Nevada Gov. Steve Sisolak has rolled out increasingly strong measures to promote social distancing, close nonessential businesses and cancel events as cases of COVID-19 in the state climb.
But before the pandemic arrived, Nevada’s health care system was already struggling.
In 2019, the Commonwealth Fund ranked Nevada 48th in the nation for health system performance.
According to John Packham, associate dean for the University of Nevada, Reno School of Medicine’s Office of Statewide Initiatives, the shortage of health care professionals is the state’s biggest problem when it comes to access.
Nevadans’ limited care options are “almost like an underlying condition,” he says.
That’s because it puts the state at risk in the same way chronic illnesses like diabetes or emphysema make people more vulnerable to COVID-19.
“We’ve neglected shortages in a variety of ways,” Packham said, adding that “underfunding public education for medicine, nursing and other health professionals” is a major issue.
But for many Nevadans, the problems don’t stop there. For Janet Serial of the Reno-Sparks branch of the National Association for the Advancement of Colored People, the pandemic is a perfect storm.
“I liken it to a tornado. COVID-19 just came at a time when we were already kind of falling into that tornado. And this hits us and it’s like wham! Where are we?” she said.
Serial says that’s because, for minority communities in the state, it’s hard to find a provider — let alone one they trust.
“People of color tend to have lower rates of seeking out screenings and testings and are very distrustful of the system because of historical trauma that’s occurred over the years,” she said. “They’re least likely to seek out testing if they can’t follow up that testing with treatment.”
During an April 16 press conference, Sisolak acknowledged that black, Latinx and tribal communities were being tested for COVID-19 at lower rates than white residents. “For me, that is a big problem and we will have to work to correct that problem,” he said.
In response, Sisolak said he sent several rapid testing units to parts of the state where marginalized populations are concentrated, including Clark County, Washoe County, Carson City, Winnemucca and Elko.
“These rapid tests can go into populations [that] previously may not have had access to testing.”
According to Nevada’s Minority Health Report, which the state publishes every two years, the African-American community faces higher rates of underlying conditions that make COVID-19 worse.
For example, black residents are more than twice as likely to have chronic lower respiratory disease (CLRD) than their white neighbors.
Those disparities can have deadly consequences. For example, in Louisiana, black people make up about a third of the population but are overrepresented in COVID-19’s death toll: over half of reported fatalities related to the virus are African-Americans.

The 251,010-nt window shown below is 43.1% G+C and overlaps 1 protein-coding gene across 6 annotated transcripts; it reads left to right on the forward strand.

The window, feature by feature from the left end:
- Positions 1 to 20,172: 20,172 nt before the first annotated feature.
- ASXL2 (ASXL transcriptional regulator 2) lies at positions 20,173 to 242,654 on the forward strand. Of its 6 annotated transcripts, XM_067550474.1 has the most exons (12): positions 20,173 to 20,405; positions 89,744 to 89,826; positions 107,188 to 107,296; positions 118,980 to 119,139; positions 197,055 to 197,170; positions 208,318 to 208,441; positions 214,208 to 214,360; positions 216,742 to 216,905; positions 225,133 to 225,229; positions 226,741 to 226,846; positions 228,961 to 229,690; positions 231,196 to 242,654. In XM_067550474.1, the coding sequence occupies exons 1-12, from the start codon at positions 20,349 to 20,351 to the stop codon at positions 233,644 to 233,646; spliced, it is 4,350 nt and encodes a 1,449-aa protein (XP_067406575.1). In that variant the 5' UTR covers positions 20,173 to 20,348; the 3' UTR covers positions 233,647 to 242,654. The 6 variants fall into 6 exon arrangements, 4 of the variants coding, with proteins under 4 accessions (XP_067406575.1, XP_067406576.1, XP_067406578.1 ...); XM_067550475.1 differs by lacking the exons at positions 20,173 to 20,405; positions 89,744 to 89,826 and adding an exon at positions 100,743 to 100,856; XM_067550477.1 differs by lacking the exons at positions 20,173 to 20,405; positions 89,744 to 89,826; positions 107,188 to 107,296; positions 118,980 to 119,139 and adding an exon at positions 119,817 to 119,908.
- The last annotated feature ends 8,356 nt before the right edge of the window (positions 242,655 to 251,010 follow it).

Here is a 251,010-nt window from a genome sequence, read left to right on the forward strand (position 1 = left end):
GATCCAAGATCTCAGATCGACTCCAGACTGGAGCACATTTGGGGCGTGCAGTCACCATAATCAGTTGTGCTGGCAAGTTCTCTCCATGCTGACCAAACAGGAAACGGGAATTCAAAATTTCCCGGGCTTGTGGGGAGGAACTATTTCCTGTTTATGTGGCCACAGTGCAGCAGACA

Reno resident Sofía D. Herrera says the state is failing immigrants, too.
“With the hospitals, there’s a tremendous lack of attention, just because you don’t have a social security number,” she told CapRadio in Spanish. “It’s the first obstacle we have here in Nevada. Here, they ask you first: ‘Do you have social security? No? Well, we can’t serve you.’”
Herrera is originally from Mexico, but she’s been living in the greater Reno-Tahoe area for about 20 years and has her residency.
So does her 27-year-old son, José. But she says they have to go to California to get help for his chronic medical issues, which include autism, heart murmurs and a condition that limits the mobility of his hands.
Herrera says California also has something else Nevada doesn’t: public health information widely available in Spanish.
“In California, they give you everything in both languages. And what difference is there between Nevada and California, a desert? That’s the only difference!” she said.
Medical costs can add up, too, especially in marginalized communities where people are more likely to be uninsured or underinsured.
That’s a possibility that deeply troubles Janet Serial. “My greatest fear is that people won’t seek medical care because they don’t have the money,” she said.
John Packham agrees: “That’s untreated cases. Cases less likely to be isolated and monitored.”
He’s worried those obstacles can ultimately put the whole state at risk.
“That will be an enduring problem as long as we have segments of the population that have access barriers or are fearful of accessing health care in these exact times,” Packham said.
He believes if Nevada wants to improve its health care system in the long term, officials need to view the pandemic as a wake-up call and double down on support for medical education — especially in marginalized communities.
“We need to strive — as we are expanding health education programs, as we attempt to increase the supply of health workers in the state of Nevada — to make sure that those grads and those individuals entering the workforce are a reflection of the communities they serve,” he said.
Meanwhile, the economic crisis triggered by COVID-19 could disproportionately impact communities of color, too.
According to Serial, black Nevadans are less likely to have an economic safety net, so the long term effects of business closures and economic downturn could be catastrophic.
“You’re going to see a greater divide between those with and those without,” she said. “You’re going to see, I think, an increase in homelessness. You’re definitely going to see an increased need for food banks.”
Sofía Herrera says the loss of income is already making things harder on Reno’s Latinx community.
“We’re panicking right now,” she said. “We’re going to be the most affected. From top to the bottom, we’re always last.”
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